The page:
Welcome to our series exploring the various species of the Brokerus Stockus, a near extinct but persistent, genus within the halls of Wall Street. This is not an analysis of independent advisers, an entirely related but separate breed.
Tonight we will explore: The Wile E. Coyote.
The Wile E. Coyote broker is by far the most elusive within the species. Spotted in the wild, this species of Brokerus Stockus tends to run solo. Mostly because everyone is “too lazy” or “dumb” to be in their wolf pack.
The Coyote almost always seek to invent a better mousetrap and/or blow themselves up trying. Their self-destructive nature keeps the population small.
The biggest marker for the Wile E. Coyote is their desk. It will look like a recycling collection center for stock reports; All blueprints for how they will finally win in their chase of the elusive speedy roadrunner-like portfolio returns. There will be charts strewn haphazardly. There will also be numerous trading books collecting dust on their bookshelves. Somewhere nearby sits a stack of sports sections.
The office will also look comically small for the amount of furniture occupying the space. This is a remanent of the go-go days of 2000 when they were churning their way into their now stale First VP title and then bigger office.
Beloved by their co-workers for their near constant complaining of the injustices served by the firm, the Coyote is often the thorn in the Branch Manager’s side. They are dogged in their pursuit for what they think is right, even if they are standing on the edge of a cliff.
The other equally important marker for the Wile E. Coyote broker will be their own portfolio. It will almost always be a mess. Picture every Acme Box idea stuffed into an account with 4 boxes of dynamite. And then falling off a cliff. Onto a cactus. Then add an anvil somewhere. Yes. That bad.
If they have children, those accounts will be the worst offenders full of high flyers gone awry, justified by the long time horizon any five-year old would have.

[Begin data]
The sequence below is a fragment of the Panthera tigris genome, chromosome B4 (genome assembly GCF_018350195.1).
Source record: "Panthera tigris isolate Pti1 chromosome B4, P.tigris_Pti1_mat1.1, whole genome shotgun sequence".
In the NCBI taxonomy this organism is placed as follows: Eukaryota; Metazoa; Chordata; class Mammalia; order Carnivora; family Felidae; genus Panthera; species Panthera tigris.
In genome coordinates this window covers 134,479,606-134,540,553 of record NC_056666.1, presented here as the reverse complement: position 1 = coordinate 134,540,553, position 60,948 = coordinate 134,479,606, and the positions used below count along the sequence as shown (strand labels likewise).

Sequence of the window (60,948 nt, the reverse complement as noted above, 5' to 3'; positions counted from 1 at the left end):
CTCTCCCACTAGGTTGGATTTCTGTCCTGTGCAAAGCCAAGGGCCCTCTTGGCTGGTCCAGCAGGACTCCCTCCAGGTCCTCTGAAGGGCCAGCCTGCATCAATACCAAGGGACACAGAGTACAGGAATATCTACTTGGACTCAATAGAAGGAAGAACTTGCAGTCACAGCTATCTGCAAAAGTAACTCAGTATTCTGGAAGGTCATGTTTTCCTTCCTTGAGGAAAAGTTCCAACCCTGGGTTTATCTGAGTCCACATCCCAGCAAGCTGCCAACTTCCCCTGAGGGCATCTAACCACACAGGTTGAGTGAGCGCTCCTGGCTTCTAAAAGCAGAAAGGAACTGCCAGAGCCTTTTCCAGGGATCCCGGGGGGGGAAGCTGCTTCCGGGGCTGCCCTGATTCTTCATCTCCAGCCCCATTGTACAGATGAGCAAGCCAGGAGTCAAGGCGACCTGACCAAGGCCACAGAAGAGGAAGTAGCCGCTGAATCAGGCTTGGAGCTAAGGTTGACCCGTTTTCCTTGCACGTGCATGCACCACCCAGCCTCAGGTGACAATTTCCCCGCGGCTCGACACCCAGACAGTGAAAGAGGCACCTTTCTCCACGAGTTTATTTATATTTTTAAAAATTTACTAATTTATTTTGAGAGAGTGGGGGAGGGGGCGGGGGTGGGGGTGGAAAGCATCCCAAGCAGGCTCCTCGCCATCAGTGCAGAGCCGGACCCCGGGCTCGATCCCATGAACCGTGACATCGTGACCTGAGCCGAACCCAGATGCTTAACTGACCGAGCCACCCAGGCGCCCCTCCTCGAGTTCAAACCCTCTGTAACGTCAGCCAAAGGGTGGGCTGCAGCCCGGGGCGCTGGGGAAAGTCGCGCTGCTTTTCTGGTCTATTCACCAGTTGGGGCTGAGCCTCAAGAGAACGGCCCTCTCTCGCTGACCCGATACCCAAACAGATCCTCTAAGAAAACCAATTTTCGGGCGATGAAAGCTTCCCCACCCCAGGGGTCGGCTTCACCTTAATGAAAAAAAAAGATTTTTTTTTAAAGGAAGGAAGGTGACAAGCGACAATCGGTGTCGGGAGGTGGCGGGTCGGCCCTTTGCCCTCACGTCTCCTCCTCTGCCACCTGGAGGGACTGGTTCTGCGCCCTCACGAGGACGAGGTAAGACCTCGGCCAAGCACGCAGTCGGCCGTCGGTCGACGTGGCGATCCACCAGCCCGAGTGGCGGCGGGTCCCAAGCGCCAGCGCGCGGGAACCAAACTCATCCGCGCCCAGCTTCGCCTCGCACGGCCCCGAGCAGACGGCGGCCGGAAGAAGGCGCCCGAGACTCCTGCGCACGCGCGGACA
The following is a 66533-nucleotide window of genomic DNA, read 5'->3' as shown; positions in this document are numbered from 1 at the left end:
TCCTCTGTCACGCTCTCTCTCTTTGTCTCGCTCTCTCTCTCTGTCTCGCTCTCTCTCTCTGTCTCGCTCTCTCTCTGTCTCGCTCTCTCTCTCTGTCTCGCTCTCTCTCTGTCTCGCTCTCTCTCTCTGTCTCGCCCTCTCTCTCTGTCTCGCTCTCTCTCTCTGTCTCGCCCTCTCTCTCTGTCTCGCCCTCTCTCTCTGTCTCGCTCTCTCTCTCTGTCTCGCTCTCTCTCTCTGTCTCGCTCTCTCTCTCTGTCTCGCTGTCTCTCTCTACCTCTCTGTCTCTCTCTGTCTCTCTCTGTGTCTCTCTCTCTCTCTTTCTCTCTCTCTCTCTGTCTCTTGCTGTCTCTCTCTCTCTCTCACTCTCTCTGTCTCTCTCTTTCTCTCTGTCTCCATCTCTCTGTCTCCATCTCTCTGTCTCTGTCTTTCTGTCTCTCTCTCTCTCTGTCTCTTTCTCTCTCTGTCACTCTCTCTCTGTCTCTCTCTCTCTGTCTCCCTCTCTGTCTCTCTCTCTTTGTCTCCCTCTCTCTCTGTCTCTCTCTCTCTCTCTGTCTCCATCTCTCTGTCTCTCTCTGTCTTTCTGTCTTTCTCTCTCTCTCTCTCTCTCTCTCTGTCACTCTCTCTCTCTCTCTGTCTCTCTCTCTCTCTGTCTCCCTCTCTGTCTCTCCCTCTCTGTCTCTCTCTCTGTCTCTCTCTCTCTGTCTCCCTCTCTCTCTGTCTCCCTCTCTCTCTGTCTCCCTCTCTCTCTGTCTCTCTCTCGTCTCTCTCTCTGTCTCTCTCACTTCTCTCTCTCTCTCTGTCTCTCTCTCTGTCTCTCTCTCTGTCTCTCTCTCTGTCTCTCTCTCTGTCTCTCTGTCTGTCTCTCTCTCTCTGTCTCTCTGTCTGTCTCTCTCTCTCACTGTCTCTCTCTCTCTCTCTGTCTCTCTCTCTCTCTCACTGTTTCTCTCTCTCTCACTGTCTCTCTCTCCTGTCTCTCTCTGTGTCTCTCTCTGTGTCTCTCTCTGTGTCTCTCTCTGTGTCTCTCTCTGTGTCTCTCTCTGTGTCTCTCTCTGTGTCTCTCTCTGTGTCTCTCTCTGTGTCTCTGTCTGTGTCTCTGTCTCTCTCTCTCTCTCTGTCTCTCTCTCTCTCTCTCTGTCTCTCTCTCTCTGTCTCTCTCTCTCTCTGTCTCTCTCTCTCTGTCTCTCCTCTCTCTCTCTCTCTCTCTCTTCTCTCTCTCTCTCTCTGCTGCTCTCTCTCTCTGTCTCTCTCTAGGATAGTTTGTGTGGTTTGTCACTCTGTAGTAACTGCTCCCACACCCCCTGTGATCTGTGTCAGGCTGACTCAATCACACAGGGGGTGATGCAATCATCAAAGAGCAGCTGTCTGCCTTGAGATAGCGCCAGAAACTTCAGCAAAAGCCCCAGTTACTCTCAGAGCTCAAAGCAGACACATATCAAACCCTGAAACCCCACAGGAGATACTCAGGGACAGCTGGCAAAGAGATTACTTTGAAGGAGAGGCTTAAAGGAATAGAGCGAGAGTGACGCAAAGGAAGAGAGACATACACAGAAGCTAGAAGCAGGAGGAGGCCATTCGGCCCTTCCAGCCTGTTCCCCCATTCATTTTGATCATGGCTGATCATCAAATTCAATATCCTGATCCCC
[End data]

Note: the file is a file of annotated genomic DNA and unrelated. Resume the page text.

Favorite word: “I”. They will use it a ton. They share this common marker with their cousin, the Alpha Broker. A key variation in the use of “I” for the Coyote is “I” is usually followed by “don’t.” As in, I don’t agree, I don’t want to, I don’t like… You’ll rarely hear “I don’t know”, but it is actually possible, vs. the impenetrable ego of the Alpha.
Appearance: Slightly Disheveled.
Motivator: They want to be the hero– to make the market call no one else is making; they will catch that roadrunner. They will also die trying.
Best Client Fit: Engineers. These two will become fast friends. The Wile E. Coyote broker, neck-deep in charts & graphs, will converse ad nauseam about their latest greatest trades (conveniently forgetting the losses) and their newest acme-trading system. Only an engineer will truly appreciate the systematic passion of his rube-goldberg approach.
Favorite Investment: New Issue Closed End Funds (to receive the sales credits the client will never see). Day-to-day their diet consists of Value Line stocks barely followed. They also enjoy chasing a self researched thematic idea du jour– example: prison stocks, with the idea a recession will bring crime. Why? Few can question their general “street smart” hypothesis or want to actually take the time to understand their little followed stock idea, making the Wile E. Coyote broker the instant expert, with as little reading as possible of the actual instructions.
Little Known Fact: They secretly dream of inheriting money from or falling in love with one of their wealthiest clients so they can retire right now, on an island, drinking nothing but pina coladas — never having to think of that roadrunner again.
Biggest Fear: Someone will ask to see a performance report.
Career Path: They are loyal despite their complaining. They will hammer out a living working until the firm fires them or forces them out by moving their office to the basement without proper ventilation or lighting. They will work until a ripe old age otherwise. Why? Their portfolio will be a perpetual mess, forcing them to live hand-to-mouth until their firm’s grandfathered pension kicks in.
In Summary: They are a very well-meaning species, and can be very lucky from time to time, but beware of giving them your entire life savings- massive mood swings are not uncommon with portfolios managed by this species. And never buy Acme stock from him.